Minneapolis city subcommittee approves police request to contract social workers
Minneapolis Police Department (MPD) says social workers will employ a "trauma-informed approach" to help 911 callers
A Minneapolis city council subcommittee voted to approve the Minneapolis Police Department (MPD)'s request to hire social workers in precinct offices with the intention of "increasing public satisfaction" and reducing 911 calls.
The city's Policy and Government Oversight Committee approved the request on Monday. The two-year, $730,000 contract would embed at least five social workers in each of MPD's five precincts. The entire city council will vote on the request on Thursday.
The Hennepin County Human Services and Public Health Department would source he full-time employees. The social workers would collaborate with the police in an effort to "expand the level of service provided to individuals needing crisis intervention," according to Minneapolis's government website.
The proposal would deploy social workers to 911 situations to provide mental health support when deemed appropriate. The plan intends to prevent future 911 calls and "reduce [the] rate of arrests/prosecution of persons in mental health crisis."
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"This is particularly valuable in considering a trauma informed approach to those victims and family members who have been impacted by violence," a memo on Minneapolis's website read.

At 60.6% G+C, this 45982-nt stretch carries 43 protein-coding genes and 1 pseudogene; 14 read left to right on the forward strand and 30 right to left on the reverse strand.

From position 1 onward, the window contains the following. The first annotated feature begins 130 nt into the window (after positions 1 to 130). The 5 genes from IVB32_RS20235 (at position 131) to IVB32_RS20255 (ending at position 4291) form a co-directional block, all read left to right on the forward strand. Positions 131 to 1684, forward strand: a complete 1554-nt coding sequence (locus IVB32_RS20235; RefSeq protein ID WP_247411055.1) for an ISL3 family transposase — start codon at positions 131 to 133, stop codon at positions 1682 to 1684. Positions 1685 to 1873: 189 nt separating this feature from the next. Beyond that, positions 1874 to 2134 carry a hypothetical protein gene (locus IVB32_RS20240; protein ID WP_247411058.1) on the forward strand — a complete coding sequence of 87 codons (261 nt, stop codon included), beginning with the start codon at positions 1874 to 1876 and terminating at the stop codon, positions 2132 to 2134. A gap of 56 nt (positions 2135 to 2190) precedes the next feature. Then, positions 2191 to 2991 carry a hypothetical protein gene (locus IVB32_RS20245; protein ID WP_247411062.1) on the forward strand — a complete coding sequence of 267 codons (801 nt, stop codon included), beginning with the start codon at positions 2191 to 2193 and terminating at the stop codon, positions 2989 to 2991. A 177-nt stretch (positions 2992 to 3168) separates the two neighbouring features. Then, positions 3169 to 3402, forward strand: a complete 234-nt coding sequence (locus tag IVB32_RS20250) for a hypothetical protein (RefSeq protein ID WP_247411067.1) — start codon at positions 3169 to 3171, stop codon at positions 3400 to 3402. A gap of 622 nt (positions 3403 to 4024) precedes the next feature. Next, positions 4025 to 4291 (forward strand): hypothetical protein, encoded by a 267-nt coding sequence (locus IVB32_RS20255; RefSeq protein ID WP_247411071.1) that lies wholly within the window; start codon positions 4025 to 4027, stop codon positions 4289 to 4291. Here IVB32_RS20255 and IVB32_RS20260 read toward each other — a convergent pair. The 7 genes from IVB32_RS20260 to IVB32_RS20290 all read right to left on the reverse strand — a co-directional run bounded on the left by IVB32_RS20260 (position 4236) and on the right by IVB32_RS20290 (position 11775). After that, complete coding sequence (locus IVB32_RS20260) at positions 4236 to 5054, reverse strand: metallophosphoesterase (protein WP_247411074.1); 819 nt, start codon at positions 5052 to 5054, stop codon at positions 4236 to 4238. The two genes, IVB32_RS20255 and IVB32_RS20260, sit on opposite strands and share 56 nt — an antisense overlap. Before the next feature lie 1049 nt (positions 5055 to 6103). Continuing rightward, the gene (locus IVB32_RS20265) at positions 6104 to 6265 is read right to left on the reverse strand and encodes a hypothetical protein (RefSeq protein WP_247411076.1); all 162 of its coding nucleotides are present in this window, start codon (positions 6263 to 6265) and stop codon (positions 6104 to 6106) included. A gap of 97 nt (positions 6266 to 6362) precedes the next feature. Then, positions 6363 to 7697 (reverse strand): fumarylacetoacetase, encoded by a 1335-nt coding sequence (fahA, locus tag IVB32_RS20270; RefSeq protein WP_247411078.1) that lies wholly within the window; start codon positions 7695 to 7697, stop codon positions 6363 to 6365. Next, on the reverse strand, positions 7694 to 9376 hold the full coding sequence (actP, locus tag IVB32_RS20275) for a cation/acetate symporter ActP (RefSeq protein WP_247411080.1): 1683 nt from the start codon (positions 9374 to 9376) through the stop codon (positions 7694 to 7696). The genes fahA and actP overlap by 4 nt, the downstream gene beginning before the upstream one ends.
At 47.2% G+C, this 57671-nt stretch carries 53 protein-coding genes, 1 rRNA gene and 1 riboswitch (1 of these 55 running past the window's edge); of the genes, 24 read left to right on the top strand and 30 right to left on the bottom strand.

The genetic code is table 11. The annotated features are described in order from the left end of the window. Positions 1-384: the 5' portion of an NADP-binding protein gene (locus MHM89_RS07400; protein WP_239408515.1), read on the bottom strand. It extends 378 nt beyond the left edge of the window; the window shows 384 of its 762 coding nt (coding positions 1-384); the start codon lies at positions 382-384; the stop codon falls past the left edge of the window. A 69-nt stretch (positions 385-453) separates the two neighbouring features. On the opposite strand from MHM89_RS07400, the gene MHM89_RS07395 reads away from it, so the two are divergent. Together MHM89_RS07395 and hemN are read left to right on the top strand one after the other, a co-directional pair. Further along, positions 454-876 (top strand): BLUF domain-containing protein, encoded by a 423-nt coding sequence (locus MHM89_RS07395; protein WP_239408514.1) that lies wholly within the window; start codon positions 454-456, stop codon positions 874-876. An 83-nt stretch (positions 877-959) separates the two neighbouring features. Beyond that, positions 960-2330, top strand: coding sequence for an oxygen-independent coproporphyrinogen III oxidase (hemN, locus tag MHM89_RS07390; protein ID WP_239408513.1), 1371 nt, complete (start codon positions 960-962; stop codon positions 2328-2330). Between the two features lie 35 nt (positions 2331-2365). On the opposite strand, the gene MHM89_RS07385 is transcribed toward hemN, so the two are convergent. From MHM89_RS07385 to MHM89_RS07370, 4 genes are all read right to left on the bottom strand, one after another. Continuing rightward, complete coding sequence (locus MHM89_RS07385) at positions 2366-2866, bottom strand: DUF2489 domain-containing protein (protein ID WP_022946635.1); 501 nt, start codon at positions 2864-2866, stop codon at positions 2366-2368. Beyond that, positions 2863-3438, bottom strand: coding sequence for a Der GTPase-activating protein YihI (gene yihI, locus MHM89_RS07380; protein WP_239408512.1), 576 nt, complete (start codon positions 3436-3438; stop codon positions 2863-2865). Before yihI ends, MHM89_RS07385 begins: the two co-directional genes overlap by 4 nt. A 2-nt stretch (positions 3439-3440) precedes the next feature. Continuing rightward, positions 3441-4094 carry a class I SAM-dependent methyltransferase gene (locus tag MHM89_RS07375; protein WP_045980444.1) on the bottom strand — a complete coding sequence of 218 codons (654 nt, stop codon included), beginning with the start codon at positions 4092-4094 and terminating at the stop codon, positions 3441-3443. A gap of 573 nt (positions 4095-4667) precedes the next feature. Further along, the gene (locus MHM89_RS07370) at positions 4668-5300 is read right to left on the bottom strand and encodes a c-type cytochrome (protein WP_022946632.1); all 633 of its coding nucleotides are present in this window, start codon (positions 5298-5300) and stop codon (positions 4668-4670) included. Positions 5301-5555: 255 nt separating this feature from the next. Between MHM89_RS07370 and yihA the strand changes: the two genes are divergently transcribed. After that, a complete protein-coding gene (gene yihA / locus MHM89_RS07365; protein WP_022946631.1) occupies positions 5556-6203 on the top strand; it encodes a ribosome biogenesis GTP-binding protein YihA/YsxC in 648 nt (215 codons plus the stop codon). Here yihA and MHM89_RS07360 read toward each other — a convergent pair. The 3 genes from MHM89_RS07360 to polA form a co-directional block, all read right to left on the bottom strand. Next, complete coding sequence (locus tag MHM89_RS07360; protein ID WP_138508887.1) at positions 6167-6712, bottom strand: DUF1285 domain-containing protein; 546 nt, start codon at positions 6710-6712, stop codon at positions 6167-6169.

The contractors will also connect residents using city resources and services to "formulate care plans for clients" and "assess [individuals'] longer-term needs."
The proposal claims that social worker responses will be "customized to the person’s culture." A key goal of the program is to "increase public satisfaction with the response to mental health services and emergencies," in addition to helping residents.
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Several Hennepin County communities had embedded social workers in police departments as far back as 2019. If the measure passes, social workers will work alongside Minneapolis police officers in 2023.
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The approval comes over two years after the death of George Floyd, whose murder at the hands of officer Derek Chauvin rocked the city of Minneapolis and the entire country. At the time, many police reform advocates argued that an intervention by a social worker could have prevented Floyd's death.